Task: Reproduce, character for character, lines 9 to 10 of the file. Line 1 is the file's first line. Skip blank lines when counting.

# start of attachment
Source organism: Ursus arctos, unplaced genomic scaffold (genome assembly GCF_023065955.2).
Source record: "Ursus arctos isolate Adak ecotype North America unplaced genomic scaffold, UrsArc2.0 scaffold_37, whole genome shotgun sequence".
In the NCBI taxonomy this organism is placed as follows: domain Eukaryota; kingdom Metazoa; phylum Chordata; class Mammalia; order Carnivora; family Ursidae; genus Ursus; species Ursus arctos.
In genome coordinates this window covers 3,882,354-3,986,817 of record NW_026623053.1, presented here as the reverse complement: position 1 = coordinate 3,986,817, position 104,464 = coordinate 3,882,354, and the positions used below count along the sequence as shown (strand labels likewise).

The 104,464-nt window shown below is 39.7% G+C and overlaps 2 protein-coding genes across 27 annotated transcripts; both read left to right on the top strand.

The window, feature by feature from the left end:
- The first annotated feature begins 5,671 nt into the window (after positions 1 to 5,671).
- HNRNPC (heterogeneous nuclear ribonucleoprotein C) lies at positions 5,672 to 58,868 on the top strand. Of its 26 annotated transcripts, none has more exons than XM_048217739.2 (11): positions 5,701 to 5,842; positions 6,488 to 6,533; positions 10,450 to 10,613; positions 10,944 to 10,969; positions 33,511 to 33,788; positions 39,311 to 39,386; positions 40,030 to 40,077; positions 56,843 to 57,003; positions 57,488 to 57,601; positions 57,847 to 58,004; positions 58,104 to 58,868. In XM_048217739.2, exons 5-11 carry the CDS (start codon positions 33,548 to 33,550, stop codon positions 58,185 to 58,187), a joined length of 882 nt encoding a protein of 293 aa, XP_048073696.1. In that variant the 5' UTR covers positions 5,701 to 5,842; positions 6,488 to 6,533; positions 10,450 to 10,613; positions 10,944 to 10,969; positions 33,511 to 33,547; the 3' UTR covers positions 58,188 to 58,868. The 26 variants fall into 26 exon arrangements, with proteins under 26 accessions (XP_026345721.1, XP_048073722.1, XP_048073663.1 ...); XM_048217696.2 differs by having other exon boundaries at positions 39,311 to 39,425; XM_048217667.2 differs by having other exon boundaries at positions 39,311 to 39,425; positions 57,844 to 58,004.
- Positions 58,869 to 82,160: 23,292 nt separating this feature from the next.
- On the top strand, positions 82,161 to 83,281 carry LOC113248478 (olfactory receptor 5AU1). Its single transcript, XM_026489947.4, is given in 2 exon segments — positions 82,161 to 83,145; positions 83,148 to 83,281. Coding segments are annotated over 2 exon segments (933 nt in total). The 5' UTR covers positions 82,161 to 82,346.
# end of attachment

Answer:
- Positions 58,869 to 82,160: 23,292 nt separating this feature from the next.
- On the top strand, positions 82,161 to 83,281 carry LOC113248478 (olfactory receptor 5AU1). Its single transcript, XM_026489947.4, is given in 2 exon segments — positions 82,161 to 83,145; positions 83,148 to 83,281. Coding segments are annotated over 2 exon segments (933 nt in total). The 5' UTR covers positions 82,161 to 82,346.